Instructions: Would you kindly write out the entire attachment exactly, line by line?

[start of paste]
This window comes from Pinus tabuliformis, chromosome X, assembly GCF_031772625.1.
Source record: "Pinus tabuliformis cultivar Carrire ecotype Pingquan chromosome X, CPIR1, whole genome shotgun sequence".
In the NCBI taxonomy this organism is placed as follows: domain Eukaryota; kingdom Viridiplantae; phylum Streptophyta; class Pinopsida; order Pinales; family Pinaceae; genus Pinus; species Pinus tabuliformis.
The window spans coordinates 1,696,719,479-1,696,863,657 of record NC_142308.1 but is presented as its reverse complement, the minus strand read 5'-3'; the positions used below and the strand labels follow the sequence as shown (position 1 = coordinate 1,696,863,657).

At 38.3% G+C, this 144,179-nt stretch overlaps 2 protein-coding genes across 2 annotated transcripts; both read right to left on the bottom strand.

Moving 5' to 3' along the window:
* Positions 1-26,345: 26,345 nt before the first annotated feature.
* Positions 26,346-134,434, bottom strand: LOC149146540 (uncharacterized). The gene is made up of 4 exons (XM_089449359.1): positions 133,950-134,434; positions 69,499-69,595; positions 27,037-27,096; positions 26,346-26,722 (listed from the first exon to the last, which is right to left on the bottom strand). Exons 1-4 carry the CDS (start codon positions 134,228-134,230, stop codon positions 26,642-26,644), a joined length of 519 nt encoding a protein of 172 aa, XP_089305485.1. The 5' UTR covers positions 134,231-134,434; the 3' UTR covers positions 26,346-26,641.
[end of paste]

This window comes from Pinus tabuliformis, chromosome X, assembly GCF_031772625.1.
Source record: "Pinus tabuliformis cultivar Carrire ecotype Pingquan chromosome X, CPIR1, whole genome shotgun sequence".
In the NCBI taxonomy this organism is placed as follows: domain Eukaryota; kingdom Viridiplantae; phylum Streptophyta; class Pinopsida; order Pinales; family Pinaceae; genus Pinus; species Pinus tabuliformis.
The window spans coordinates 1,696,719,479-1,696,863,657 of record NC_142308.1 but is presented as its reverse complement, the minus strand read 5'-3'; the positions used below and the strand labels follow the sequence as shown (position 1 = coordinate 1,696,863,657).

At 38.3% G+C, this 144,179-nt stretch overlaps 2 protein-coding genes across 2 annotated transcripts; both read right to left on the bottom strand.

Moving 5' to 3' along the window:
* Positions 1-26,345: 26,345 nt before the first annotated feature.
* Positions 26,346-134,434, bottom strand: LOC149146540 (uncharacterized). The gene is made up of 4 exons (XM_089449359.1): positions 133,950-134,434; positions 69,499-69,595; positions 27,037-27,096; positions 26,346-26,722 (listed from the first exon to the last, which is right to left on the bottom strand). Exons 1-4 carry the CDS (start codon positions 134,228-134,230, stop codon positions 26,642-26,644), a joined length of 519 nt encoding a protein of 172 aa, XP_089305485.1. The 5' UTR covers positions 134,231-134,434; the 3' UTR covers positions 26,346-26,641.